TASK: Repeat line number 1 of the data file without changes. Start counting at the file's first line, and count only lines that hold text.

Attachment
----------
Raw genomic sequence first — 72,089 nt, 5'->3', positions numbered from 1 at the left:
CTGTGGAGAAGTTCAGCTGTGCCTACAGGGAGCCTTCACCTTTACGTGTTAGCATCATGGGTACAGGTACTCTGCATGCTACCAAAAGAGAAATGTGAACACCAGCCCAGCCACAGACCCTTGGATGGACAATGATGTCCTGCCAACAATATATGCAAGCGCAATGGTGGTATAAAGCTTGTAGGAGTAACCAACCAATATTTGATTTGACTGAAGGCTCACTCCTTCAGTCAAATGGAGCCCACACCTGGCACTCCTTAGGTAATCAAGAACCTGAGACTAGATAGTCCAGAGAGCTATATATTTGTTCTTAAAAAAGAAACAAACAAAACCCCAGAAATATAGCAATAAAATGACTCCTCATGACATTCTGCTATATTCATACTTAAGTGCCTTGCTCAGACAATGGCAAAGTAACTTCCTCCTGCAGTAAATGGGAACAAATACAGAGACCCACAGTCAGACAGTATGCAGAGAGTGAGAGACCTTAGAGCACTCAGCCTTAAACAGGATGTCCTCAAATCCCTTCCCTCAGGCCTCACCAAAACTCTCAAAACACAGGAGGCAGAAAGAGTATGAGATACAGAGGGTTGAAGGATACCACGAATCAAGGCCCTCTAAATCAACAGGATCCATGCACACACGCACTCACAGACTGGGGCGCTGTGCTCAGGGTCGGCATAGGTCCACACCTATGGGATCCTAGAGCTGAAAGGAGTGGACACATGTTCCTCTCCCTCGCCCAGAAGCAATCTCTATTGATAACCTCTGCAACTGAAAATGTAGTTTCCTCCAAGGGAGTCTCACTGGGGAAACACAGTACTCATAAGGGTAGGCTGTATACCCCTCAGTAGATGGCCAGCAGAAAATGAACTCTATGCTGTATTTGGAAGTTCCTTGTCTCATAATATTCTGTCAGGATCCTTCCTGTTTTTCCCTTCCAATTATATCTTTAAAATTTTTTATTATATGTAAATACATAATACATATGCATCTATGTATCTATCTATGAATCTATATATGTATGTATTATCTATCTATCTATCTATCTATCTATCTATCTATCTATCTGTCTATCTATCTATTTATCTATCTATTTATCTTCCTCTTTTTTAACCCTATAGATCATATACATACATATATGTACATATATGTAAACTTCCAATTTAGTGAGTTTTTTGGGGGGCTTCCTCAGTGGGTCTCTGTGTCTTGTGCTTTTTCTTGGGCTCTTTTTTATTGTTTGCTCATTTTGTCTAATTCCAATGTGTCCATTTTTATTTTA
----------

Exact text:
Raw genomic sequence first — 72,089 nt, 5'->3', positions numbered from 1 at the left: